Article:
1. Thematic oral history

A thematic oral history is based on interviews with individuals who have had some involvement with the topic or theme under investigation, and records various facts, comments and opinions on matters relating to that topic.

The thematic oral histories undertaken to date are:

  • Sydney Harbour Bridge Maintenance Cranes (1997)
  • NSW Vehicular Ferries (1998)
  • Development of the Pacific Highway and the Sydney-Newcastle Freeway (1999)
  • Developments in Vehicle Regulation, Driver Testing and Licensing (2000)
  • Construction of Gladesville Bridge (2001)
  • Developments in Concrete Pavements (2002)
  • Road Location and Design (2003)
  • Traffic Management Initiatives (2003)
  • Pavement recycling and stabilisation (2004)
  • Lawrence Hargrave Drive (Part 1) (2005)
  • Lawrence Hargrave Drive (Part 2) (2006)
  • Remembrance Driveway and VC Rest Areas (2006)
  • Sydney Harbour Bridge – Celebrating 75 years (2007)
  • Euston to Robinvale Murray River Crossing (2007)
  • Our town now - Town bypasses of Goulburn, Armidale and Karuah (2008)
  • Gerringong to Bomaderry upgrade the Princes Highway (2009)
  • Innovations in Australian road safety (2010)
  • Sydney Harbour Bridge Tolling (2011)

2. Eminent individuals oral history

We support Engineers Australia in its oral history project based on the career highlights of certain eminent engineers and other professionals, rather than on particular themes. See Engineers Australia for more information.

Action Plan

The following Action Plan has been proposed for the oral history program:

  1. Keep a watching brief on emerging areas of heritage interest, as a pointer to potential future topics.
  2. Be prepared to initiate an oral history at short notice in response to critical deadlines, eg the demolition or removal of some significant item; the anniversary of an important event; or imminent departure of a staff member with significant career achievements.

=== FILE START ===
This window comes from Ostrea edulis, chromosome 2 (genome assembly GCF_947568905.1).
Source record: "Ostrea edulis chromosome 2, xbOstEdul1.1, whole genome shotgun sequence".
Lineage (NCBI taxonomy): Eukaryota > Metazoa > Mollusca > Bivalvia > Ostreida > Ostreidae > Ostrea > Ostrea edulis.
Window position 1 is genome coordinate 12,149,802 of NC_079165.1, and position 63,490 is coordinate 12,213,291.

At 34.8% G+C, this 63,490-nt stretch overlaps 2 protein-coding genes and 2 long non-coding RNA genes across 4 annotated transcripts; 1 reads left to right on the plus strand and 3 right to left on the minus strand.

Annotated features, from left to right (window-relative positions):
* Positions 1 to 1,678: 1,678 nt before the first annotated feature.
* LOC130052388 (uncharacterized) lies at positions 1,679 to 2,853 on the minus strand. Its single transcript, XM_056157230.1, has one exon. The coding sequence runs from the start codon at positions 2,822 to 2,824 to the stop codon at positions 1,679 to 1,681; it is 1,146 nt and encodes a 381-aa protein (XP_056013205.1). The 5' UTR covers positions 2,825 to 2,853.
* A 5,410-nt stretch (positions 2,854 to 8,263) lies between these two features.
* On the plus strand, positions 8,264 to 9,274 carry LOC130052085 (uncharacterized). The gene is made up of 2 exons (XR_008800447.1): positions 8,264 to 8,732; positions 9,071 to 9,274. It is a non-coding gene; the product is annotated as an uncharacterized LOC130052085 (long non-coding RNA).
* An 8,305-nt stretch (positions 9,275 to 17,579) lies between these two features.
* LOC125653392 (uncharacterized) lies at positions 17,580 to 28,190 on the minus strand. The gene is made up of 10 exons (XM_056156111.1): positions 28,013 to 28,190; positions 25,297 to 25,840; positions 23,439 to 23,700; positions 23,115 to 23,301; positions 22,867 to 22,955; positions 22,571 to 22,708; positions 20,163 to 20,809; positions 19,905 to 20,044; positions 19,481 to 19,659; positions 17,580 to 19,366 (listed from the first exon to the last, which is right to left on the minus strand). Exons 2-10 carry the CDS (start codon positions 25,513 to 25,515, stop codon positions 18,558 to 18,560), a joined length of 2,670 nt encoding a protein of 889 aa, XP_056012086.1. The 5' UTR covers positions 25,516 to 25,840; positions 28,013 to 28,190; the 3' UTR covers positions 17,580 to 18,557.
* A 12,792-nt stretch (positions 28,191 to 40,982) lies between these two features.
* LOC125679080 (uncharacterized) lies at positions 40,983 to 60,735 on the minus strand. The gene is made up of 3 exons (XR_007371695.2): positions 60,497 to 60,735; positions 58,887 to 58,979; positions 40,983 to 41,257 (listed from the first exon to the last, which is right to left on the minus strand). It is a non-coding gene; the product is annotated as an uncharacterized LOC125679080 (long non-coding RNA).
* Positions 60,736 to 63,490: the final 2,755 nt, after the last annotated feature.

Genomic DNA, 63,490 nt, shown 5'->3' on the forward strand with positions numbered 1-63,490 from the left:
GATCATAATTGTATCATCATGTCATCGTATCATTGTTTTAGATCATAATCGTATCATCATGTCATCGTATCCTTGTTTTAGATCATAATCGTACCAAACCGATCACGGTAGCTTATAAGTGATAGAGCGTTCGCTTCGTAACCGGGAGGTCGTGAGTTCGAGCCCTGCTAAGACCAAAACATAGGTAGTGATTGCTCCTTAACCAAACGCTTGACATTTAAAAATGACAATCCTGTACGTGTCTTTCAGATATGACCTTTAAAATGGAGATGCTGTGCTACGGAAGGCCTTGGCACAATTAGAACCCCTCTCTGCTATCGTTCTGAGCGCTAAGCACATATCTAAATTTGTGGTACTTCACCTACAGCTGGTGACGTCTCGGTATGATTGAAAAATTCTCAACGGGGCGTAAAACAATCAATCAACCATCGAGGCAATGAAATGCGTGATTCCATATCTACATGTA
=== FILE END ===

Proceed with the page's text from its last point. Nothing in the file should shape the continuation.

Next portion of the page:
3. Maintain dialogue within the Heritage Committee on the progress of the program, future topics and areas for improvement.
  4. Bring the existence of the program to the attention of staff.
  5. Be receptive to staff suggestions for future topics.
  6. Where relevant to a particular existing entry, utilise oral history material in the Heritage and Conservation Register (Section 170 Register).
  7. Use oral history information to assist in the identification and assessment of potential additional heritage items.
  8. Make extensive use of oral history material in the preparation of historical articles and publications, public displays, brochures, etc where appropriate.
  9. Maintain active membership of the Oral History Association of Australia and contribute to conferences, journals, etc. as appropriate.
  10. Maintain close liaison with Engineers Australia concerning the joint 'eminent individuals' oral history program.
  11. Share oral history information and expertise with other Government agencies, associations and private organisations as required.


  • Australia's Oral History Collections - A National Directory, National Library of Australia, 1997
  • The Heritage in People - Oral History in Engineering: - Michael Clarke; First International and Eighth Australian Engineering Heritage Conference, Newcastle, 1996
  • Oral History Handbook (Third Edition, 1997) - Beth M. Robertson, Oral History Association of Australia (South Australian Branch)
  • A Guide to Commissioning Oral History Projects - Oral History Association of Australia (pamphlet)
  • ScreenSound Australia (formerly the National Film & Sound Archive)

See also